What can save the Big Three?

April 1, 2009 (CHICAGO) ABC7's Sarah Schulte talked to some local dealers and industry experts.

Even without a recession and plunging sales, Detroit's Big Three faces a customer perception that American cars are not as good as imports. Some auto experts say quality has changed in the past 5 years. However, that message has yet to reach the customer.

A Chevy or a Toyota. One North Side car dealership sells both and, yes, the import is the much easier sell.

"There is a lot more demand for Toyotas. A lot more people come in and ask for them," said Ray Kouchaba, sales manager.

While American car companies struggle to survive financially, auto experts say one of the biggest challenges for Ford, GM or Chrsyler is overcoming the perception that American cars are lemons compared to imports.

"There is a lot of Americans that still remember the 70s, 80s and 90s with Toyota. I think Detroit has fixed quality problems, but a lot of Americans don't give them a chance and no amount of bailout money is going to fix that," said Dave Whiston, auto equity analyst.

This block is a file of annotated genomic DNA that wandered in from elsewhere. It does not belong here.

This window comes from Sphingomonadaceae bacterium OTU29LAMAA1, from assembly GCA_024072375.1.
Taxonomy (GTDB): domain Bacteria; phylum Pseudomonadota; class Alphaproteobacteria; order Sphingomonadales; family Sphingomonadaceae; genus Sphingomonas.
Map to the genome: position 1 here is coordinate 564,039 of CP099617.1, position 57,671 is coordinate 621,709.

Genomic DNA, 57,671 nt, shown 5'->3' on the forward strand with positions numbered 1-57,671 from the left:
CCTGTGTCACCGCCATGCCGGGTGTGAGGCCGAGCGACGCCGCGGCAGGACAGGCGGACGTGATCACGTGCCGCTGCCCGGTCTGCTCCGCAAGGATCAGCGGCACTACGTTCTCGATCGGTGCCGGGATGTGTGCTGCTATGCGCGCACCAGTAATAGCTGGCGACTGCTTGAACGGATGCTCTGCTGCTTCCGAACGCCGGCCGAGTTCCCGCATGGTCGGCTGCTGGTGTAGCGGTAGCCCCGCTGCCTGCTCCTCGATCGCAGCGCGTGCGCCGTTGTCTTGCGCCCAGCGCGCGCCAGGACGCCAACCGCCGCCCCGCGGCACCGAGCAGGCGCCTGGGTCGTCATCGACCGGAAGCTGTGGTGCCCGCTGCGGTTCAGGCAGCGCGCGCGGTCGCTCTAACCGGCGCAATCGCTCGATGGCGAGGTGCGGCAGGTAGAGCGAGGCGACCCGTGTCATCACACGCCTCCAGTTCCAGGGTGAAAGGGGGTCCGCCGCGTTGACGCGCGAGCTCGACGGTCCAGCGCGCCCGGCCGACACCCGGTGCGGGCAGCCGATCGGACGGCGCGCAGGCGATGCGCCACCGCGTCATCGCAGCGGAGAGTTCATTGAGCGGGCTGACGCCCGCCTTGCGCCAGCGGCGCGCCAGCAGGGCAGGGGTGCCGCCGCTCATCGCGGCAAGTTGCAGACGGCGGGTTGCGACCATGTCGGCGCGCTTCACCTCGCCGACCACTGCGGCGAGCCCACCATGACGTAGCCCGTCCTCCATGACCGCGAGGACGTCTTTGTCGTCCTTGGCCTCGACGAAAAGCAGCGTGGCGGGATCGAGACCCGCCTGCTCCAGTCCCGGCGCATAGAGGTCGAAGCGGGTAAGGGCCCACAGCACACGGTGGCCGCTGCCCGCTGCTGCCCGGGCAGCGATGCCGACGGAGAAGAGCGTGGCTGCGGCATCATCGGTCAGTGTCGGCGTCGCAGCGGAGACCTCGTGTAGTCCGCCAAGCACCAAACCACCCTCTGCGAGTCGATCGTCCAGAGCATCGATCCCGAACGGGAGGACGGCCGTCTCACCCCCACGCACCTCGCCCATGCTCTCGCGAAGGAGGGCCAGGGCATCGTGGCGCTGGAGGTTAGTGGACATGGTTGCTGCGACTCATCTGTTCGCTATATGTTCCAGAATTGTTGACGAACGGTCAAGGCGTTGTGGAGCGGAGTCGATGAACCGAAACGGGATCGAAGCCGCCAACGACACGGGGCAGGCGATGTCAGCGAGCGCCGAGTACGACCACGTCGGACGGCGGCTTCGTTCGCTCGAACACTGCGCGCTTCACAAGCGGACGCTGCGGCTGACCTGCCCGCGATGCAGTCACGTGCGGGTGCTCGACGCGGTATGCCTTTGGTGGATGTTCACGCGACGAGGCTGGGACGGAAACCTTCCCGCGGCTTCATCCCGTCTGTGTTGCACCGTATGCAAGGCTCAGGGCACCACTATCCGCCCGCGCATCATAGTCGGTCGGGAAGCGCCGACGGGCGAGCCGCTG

Whiston says it make take a full generation change that perception.

DePaul business school marketing professor Loida Rosario conducted a class project on how to successfully market an American car.

"First and foremost American car companies need to make sure cars are as good as competitors," said Rosario.

While auto experts and cars dealers says say some of the American cars are as good, Rosario says Detroit has done a lousy job of communicating that to the public. She says American car companies must reposition themselves by capturing the emotion of the first-time car buyer.

"It is no longer fun to say I'm buying my first car and it's a GM, nobody says that," said Rosario.

For now, car dealers say it is up to them to educate their customers about what they call good quality and fuel-efficient American cars.

"We let a lot more customers take a car overnight so they can understand it," said Brian Weinberg, car dealer.

When it comes to marketing and advertising, some experts say the car companies need to get away from the "push strategy." That is where they push all the cars they make to all consumers, instead of marketing a specific model to a specific audience. Some say Detroit's Big Three need to go back and understand their customer.

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